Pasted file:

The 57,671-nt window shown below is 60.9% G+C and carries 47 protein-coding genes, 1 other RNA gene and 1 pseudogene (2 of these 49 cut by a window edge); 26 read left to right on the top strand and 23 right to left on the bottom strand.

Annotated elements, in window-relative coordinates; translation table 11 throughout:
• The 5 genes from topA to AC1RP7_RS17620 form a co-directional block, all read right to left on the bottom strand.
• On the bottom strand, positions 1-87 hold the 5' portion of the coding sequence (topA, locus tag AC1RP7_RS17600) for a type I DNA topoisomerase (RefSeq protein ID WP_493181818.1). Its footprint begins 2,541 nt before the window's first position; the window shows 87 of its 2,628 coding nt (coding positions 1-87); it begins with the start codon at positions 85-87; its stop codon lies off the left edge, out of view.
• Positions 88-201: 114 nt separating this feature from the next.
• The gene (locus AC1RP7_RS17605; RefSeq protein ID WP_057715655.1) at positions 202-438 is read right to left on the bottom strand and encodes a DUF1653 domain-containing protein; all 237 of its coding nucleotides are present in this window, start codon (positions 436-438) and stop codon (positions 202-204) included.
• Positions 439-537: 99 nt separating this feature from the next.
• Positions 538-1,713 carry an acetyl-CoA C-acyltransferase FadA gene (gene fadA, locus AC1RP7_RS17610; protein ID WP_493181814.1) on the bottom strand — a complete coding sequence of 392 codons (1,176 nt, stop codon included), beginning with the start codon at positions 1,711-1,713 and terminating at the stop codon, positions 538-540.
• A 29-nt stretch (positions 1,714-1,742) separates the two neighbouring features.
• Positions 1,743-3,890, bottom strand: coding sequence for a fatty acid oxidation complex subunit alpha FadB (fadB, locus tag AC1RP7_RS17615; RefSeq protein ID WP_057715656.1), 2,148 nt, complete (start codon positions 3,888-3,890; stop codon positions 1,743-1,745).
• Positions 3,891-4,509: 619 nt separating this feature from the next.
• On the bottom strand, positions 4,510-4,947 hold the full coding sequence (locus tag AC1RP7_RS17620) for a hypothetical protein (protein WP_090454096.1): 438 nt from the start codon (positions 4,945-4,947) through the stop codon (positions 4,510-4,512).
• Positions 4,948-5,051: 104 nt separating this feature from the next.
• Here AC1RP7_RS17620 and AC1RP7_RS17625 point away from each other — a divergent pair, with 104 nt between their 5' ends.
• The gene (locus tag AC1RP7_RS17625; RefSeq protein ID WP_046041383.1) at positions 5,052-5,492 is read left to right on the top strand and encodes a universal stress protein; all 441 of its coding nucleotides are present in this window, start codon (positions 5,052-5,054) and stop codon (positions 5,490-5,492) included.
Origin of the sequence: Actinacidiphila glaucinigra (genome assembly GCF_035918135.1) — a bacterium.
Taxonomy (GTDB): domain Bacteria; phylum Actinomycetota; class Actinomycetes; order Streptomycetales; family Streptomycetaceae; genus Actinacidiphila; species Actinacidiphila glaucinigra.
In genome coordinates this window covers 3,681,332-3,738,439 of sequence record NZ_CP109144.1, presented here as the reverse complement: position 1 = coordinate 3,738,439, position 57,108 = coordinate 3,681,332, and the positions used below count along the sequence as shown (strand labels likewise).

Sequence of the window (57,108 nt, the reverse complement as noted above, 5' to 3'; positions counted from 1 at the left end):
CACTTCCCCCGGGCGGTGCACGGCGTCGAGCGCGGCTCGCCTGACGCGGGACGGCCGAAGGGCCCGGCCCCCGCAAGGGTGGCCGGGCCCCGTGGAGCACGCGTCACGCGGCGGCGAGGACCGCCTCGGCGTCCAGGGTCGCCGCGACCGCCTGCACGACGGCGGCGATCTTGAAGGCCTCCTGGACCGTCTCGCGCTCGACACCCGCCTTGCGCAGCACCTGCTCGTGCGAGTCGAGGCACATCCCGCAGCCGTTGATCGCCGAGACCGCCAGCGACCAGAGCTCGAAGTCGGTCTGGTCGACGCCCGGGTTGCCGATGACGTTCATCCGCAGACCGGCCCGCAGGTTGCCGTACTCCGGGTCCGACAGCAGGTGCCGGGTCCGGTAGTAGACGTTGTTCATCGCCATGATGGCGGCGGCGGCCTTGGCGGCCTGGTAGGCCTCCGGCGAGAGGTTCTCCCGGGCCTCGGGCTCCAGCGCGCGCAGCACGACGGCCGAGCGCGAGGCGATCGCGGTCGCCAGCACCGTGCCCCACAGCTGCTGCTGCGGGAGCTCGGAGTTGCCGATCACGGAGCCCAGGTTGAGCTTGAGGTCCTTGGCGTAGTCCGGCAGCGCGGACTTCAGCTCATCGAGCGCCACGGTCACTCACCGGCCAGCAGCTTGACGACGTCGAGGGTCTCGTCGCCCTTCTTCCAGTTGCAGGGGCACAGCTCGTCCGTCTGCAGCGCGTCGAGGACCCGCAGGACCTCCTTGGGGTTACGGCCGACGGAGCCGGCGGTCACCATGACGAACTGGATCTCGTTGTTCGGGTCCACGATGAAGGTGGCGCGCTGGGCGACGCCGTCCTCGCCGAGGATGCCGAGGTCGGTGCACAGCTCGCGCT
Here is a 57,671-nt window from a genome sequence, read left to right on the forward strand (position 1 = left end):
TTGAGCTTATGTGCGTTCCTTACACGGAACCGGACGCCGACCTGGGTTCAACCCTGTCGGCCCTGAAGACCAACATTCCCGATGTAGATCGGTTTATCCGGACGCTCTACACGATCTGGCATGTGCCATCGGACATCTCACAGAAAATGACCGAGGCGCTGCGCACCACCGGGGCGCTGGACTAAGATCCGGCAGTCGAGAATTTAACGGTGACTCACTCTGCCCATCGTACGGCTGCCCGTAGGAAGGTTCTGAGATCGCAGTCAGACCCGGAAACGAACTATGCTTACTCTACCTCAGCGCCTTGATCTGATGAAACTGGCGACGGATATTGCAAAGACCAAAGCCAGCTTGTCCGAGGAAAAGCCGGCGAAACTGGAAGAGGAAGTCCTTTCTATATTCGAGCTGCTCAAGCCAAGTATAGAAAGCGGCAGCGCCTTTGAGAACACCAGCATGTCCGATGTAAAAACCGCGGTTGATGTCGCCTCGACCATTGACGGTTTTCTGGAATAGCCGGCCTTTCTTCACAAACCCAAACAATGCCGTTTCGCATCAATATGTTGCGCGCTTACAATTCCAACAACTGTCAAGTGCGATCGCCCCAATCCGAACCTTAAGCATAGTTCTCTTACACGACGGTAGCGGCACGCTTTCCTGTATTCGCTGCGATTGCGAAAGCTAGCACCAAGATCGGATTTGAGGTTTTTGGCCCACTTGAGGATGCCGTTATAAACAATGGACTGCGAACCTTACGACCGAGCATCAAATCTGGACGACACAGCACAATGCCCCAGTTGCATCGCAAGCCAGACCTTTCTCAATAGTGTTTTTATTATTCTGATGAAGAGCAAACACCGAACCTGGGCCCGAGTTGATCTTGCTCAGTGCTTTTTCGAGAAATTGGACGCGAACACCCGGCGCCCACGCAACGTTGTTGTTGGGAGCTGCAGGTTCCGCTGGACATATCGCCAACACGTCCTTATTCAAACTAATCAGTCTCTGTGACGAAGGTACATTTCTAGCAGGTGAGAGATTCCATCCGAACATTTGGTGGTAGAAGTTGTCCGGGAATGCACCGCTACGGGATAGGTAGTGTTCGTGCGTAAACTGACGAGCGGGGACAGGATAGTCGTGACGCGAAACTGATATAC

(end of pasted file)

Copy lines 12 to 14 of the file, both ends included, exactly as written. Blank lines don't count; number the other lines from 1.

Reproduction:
• On the bottom strand, positions 4,510-4,947 hold the full coding sequence (locus tag AC1RP7_RS17620) for a hypothetical protein (protein WP_090454096.1): 438 nt from the start codon (positions 4,945-4,947) through the stop codon (positions 4,510-4,512).
• Positions 4,948-5,051: 104 nt separating this feature from the next.
• Here AC1RP7_RS17620 and AC1RP7_RS17625 point away from each other — a divergent pair, with 104 nt between their 5' ends.